Paradoxically, the departure of these “big” players was followed by a dramatic net increase in the total number of commits. We’re still sorting through some of the details, but two trends stand out in the development patterns. First, Sakai support vendor Longsight has contributed a lot of code (in stark contrast to Scriba, the support vendor responsible for the UC Davis disaster). This suggests that there is at least one US Sakai support vendor aggregating enough demand to be able to afford significant software development on behalf of their clients. Second, there has been strong growth in contributions from Spanish universities in general and the Universidad de Murcia in particular. The Apereo Foundation, which is now the home of the Sakai project, has been encouraging regional university consortia outside the US to form their own groups to share knowledge and support local needs. Spain is home to one such group, which includes over a dozen universities and a few support vendors. International uptake of various LMSs is largely invisible to US and Canadian universities, in part because gathering data on these markets is difficult. But that growth is increasingly important to understanding the health of various LMSs, including Sakai. For example, Murcia has been a key player in the development of Sakai’s new user interface layer.

I was at the Apereo conference this month and got to see a brief presentation on the forthcoming Sakai 11. What I saw was consistent with the picture we’re getting from Github. I was surprised at the amount of progress in this release. I did not get a deep dive or even a demo, so these are only first impressions. But it looked to me like the development team is finally making major progress on a much-needed user experience overhaul as well as a few other important areas where Sakai has lagged its competitors.  Folks who haven’t looked at Sakai in a while may be surprised by what they see in this year’s release. I was.

From the Shameless Commerce Department

As you know, we have launched a paid subscription service with in-depth LMS market analysis while also committing to maintaining free coverage here on the blog. This post is an example of the kind of analysis that is likely to be available only to subscribers in the future. The subscription is aimed at leaders who need to monitor changes in the market in case those changes should trigger a decision-making process on their part (such as looking around for another LMS). While we will continue to have some reporting on the blog, a lot of the new quantitative analysis that we are conducting with LISTedTECH will go behind the pay wall. For example, we will be providing an update of Sakai’s global adoption trends in the first monthly subscribers’ update.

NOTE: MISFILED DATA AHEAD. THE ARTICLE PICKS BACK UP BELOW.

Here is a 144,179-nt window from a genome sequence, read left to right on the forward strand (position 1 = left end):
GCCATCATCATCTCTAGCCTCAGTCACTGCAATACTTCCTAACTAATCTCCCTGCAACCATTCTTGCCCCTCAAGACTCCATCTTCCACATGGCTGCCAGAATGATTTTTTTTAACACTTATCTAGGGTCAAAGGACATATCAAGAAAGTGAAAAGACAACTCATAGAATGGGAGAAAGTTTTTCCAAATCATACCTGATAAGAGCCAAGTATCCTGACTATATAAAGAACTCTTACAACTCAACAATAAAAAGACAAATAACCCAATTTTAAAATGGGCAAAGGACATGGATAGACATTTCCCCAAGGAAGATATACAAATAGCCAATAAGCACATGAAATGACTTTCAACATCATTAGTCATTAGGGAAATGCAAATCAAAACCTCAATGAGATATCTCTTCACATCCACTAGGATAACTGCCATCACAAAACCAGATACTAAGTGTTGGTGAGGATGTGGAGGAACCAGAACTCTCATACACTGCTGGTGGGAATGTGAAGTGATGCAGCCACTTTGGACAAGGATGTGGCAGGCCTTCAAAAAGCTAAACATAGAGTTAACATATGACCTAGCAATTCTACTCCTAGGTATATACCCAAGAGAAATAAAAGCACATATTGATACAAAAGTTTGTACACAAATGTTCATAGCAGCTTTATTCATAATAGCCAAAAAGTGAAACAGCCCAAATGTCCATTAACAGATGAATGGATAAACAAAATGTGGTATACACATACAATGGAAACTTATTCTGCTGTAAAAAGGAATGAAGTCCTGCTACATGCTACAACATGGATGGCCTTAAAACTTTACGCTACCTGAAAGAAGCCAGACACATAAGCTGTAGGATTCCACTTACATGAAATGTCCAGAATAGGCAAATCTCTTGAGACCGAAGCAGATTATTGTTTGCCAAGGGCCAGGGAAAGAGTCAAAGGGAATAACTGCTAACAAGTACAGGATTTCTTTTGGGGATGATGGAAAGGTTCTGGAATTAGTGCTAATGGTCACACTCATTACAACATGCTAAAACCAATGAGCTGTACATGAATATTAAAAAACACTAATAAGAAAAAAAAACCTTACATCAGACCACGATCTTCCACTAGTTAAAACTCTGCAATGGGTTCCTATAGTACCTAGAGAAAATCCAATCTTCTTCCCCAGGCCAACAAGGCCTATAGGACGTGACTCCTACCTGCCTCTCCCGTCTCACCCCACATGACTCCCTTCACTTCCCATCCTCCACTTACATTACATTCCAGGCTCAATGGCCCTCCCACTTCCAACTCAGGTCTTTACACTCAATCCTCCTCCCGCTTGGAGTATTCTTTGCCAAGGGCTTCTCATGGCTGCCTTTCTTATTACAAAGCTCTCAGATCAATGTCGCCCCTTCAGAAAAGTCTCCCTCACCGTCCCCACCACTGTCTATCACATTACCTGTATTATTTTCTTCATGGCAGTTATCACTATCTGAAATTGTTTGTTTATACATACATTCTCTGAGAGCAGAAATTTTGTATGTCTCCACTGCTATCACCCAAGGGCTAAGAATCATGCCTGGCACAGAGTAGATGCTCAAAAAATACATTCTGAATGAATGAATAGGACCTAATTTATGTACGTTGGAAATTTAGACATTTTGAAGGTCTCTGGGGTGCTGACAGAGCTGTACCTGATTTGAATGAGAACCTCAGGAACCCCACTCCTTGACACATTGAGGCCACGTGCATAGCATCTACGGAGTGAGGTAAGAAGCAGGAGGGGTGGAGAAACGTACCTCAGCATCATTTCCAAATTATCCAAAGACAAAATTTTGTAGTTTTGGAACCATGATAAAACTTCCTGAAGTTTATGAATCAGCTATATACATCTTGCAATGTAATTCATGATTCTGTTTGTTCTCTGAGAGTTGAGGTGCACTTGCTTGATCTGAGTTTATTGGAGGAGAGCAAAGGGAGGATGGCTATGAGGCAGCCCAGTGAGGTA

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About Michael Feldstein

Michael Feldstein is co-Publisher of e-Literate, co-Producer of e-Literate TV, and Partner in MindWires Consulting. For more information, see his profile page.
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6 Responses to Sakai Is Probably Healthier Than You Think

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  2. Counting commits is a bit like just counting blog posts. I would think you need to look at the quality of them to get anything meaningful from the data.

    For example you can create a lot of commits by committing code every time you make a change, and then adding more commits later to fix the regressions and corner cases you discovered after making the earlier commits.

    In Moodle at least, we have a quite heavy process of reviewing and rewriting code before it gets into core. Sometimes this means a lot of work (perhaps months) can be squashed down into a single commit before being integrated into core, to make life easier for developers looking at them later on.

    I’m not saying other projects don’t do reviews, I’m just saying you’d need to look at the full picture to say anything meaningful about development activity.

  3. As I acknowledged early in the piece, there’s a lot you can’t tell from just counting commits. For sure. That said, the perception in some quarters of the US is that Sakai is dying now that the big-name universities associated with its early development have left. The data we have here, crude as it is, is enough to call that into question.